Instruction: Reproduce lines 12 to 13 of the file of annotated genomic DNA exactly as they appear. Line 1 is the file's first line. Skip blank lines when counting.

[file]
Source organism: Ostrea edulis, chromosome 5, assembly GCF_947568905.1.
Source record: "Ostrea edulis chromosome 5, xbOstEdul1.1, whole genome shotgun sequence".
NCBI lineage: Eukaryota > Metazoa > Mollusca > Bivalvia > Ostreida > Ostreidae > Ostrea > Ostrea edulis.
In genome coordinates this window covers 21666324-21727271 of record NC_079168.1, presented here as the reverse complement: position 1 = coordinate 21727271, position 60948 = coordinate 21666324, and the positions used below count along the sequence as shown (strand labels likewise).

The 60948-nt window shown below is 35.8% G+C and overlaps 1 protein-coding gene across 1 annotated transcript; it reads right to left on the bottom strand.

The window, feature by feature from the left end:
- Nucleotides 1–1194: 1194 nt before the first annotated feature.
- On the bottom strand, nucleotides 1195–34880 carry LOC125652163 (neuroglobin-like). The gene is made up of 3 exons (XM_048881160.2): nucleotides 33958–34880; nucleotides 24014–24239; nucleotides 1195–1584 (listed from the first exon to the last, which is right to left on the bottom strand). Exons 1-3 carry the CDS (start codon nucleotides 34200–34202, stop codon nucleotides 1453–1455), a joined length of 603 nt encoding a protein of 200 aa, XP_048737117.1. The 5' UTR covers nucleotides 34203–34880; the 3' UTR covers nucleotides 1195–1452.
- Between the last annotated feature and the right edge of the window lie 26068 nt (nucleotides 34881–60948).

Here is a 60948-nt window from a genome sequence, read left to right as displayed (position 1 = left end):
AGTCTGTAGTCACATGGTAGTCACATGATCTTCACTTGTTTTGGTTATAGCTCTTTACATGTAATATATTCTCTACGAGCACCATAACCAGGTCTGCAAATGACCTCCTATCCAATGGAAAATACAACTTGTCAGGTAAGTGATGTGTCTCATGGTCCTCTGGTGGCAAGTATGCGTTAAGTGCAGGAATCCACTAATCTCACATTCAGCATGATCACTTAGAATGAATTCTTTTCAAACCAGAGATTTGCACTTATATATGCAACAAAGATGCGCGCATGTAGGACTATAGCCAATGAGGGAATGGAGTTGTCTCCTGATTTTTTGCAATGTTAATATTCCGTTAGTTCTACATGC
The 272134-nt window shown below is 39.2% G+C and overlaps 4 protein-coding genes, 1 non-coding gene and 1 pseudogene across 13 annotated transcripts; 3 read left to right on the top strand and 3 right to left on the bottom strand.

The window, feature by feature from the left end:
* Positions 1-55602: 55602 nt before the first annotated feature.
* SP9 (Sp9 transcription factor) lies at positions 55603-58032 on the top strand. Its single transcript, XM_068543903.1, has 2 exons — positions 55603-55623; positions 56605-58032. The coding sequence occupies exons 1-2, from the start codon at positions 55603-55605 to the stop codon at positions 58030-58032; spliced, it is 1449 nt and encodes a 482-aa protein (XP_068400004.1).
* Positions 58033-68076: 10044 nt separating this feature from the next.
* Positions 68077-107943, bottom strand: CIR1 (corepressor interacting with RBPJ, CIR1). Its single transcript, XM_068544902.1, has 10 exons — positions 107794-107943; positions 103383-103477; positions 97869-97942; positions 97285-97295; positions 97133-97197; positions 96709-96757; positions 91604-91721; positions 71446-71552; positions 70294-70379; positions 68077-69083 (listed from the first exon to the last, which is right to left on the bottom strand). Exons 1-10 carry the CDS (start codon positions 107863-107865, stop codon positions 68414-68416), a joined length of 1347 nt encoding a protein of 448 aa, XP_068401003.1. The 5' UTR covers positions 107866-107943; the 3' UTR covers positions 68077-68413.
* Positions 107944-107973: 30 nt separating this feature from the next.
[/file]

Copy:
The 272134-nt window shown below is 39.2% G+C and overlaps 4 protein-coding genes, 1 non-coding gene and 1 pseudogene across 13 annotated transcripts; 3 read left to right on the top strand and 3 right to left on the bottom strand.

The window, feature by feature from the left end: